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Lawsuit filed in Culpeper police shooting


PDF: Read the full lawsuit

The husband of a Culpeper woman who was shot and killed by a town policeman Feb. 9 has filed a $5.35 million wrongful death suit against the officer involved.

Gary D. Cook is asking that he be awarded $5 million in compensatory damages and another $350,000 in punitive damages from Officer Daniel W. Harmon–Wright, also known as Daniel W. Sullivan.

The suit was filed three days before a special investigative grand jury met for a second time in an effort to determine the facts in the controversial and high profile case.

The suit claims that the 54-year-old Patricia A. Cook was “shot multiple times without just cause or excuse” and that “defendant Harmon–Wright’s actions constituted willful and wanton misconduct.”

J. Gregory Webb and Kevin W. Ryan of the Charlottesville law firm of Michie Hamlett Lowry Rasmussen and Tweel are representing the plaintiff.

Patricia Cook was sitting in her Jeep Wrangler in the Epiphany Catholic School annex on North East Street shortly before 10 a.m. on Feb. 9 when Harmon–Wright, a five-year veteran of the town police force, responded to a suspicious person call.

According to the lawsuit, Harmon–Wright approached Cook’s vehicle on foot and “spoke to her in an aggressive and demanding manner.” Cook “had not committed any criminal act [and] she was not engaged in any criminal activity,” the suit says. It adds that “she was unarmed and posed no physical threat to the defendant.”

The suit says that Cook began rolling up her manually-operated window when “Harmon–Wright spoke to her in a loud, argumentative, aggressive and demanding manner” and that the 33-year-old officer “threatened to shoot Mrs. Cook if she did not stop rolling up her car window.”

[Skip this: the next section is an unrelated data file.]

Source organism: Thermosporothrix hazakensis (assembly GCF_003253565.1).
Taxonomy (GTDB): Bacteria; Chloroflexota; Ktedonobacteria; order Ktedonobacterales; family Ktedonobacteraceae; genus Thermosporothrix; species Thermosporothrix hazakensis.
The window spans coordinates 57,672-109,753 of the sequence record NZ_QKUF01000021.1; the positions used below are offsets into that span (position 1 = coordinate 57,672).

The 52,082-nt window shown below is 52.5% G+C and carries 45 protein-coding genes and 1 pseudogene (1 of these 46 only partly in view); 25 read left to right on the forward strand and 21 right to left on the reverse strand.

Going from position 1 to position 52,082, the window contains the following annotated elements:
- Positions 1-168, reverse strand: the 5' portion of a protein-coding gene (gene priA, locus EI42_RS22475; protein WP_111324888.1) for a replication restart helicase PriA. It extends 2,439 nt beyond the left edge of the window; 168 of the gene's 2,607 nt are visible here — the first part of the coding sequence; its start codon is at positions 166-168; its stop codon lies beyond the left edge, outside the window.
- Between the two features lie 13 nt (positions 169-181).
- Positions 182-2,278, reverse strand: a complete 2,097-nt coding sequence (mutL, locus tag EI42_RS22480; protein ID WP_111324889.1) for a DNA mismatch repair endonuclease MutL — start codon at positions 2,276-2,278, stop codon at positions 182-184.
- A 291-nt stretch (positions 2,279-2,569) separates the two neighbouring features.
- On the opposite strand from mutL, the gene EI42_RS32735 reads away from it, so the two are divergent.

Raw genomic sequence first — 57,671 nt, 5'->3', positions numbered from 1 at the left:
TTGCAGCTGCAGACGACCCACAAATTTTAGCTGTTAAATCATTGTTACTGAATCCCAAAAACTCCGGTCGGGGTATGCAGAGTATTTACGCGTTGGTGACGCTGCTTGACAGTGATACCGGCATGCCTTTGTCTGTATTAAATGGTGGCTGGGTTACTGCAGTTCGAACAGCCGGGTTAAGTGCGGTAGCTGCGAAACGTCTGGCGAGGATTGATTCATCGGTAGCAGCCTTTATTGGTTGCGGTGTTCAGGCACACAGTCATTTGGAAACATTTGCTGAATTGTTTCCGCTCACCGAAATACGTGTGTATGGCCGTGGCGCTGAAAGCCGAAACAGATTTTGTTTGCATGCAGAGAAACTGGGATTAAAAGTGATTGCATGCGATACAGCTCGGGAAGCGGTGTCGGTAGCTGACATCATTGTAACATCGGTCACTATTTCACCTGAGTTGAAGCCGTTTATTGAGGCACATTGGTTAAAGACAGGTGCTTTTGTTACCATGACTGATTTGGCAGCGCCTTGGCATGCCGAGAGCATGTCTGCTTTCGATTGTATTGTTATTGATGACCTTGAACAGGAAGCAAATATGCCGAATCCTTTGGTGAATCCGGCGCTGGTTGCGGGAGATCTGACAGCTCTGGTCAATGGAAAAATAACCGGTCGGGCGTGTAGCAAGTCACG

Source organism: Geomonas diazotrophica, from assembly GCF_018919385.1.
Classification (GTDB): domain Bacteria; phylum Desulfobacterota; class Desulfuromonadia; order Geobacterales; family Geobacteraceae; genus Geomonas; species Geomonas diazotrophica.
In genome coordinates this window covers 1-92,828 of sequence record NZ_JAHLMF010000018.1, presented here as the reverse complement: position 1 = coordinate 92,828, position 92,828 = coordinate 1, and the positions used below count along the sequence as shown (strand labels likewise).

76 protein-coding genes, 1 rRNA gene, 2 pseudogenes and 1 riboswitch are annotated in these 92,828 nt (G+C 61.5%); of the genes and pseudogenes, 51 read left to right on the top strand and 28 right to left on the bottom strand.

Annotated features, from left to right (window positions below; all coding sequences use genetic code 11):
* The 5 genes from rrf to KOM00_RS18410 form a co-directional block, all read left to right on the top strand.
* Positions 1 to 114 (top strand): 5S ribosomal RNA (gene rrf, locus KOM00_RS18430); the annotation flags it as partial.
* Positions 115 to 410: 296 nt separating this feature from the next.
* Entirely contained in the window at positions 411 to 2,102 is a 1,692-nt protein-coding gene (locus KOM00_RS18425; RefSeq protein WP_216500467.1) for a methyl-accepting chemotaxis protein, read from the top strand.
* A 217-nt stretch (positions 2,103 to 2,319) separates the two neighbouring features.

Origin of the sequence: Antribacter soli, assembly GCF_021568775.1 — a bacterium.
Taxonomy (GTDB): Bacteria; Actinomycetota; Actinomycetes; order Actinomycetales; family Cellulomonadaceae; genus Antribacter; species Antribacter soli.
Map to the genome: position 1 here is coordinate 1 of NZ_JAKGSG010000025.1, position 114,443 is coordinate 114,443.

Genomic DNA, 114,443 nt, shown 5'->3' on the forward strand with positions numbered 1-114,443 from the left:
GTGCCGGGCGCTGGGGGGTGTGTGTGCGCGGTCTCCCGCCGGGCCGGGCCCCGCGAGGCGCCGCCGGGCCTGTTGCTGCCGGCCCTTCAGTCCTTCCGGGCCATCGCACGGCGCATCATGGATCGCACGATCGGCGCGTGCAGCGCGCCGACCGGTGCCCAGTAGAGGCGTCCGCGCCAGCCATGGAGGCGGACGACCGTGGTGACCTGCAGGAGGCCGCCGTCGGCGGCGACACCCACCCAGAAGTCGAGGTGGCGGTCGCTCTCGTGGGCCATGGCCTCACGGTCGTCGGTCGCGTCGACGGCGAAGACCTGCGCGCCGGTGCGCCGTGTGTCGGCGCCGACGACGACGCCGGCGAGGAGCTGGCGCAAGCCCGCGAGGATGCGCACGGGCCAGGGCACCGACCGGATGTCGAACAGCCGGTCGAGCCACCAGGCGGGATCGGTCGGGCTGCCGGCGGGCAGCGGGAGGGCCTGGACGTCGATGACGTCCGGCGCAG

The suit alleges that the officer “did not have probable cause to arrest Mrs. Cook nor did he have a reasonable suspicion that a crime had been committed or was about to be committed by her.”

Further, the suit says that the officer, whose cruiser lights were not activated, had no right to detain Cook and that she did not roll Harmon–Wright’s hand up in the window as a Virginia State Police press release the following day stated.

It says that the officer had one hand on his weapon and the other on the door, not in the vehicle.

“Had he reached into Mrs. Cook’s Jeep, defendant would have been violating his training and basic police procedure,” the suit states.

It adds that Harmon–Wright was not being dragged when “he shot her at close range and continued firing at her as she attempted to depart.”

Aerial TV footage of police bullet casing locations indicates that at least four more shots were fired, some apparently striking the woman, as she drove south up East Street before slowly crashing into a utility pole. She was pronounced dead at the scene.

The suit says that Cook was within her right to drive away under the circumstances.

“When defendant Harmon–Wright attempted to bully and coerce Mrs. Cook into complying with his commands by raising his voice and threatening to shoot her, she was lawfully entitled to refuse to comply [and] to depart unharmed and unhindered under the circumstances then and there existing.”

It adds that, “In Virginia, a police officer has no right to inflict serious bodily harm on a person who is simply fleeing arrest for a misdemeanor, much less a person who has committed no crime and who is simply exercising her right to decline to speak with a police officer.”

Harmon–Wright, whose name still has not been officially released by the police department, was placed on routine administrative leave following the incident. It has been reported that he has since resigned, but police officials would not confirm this.

Chief Chris Jenkins could not be reached for comment yesterday. Mayor Chip Coleman said that because the suit does not involve the town, he would make no comment.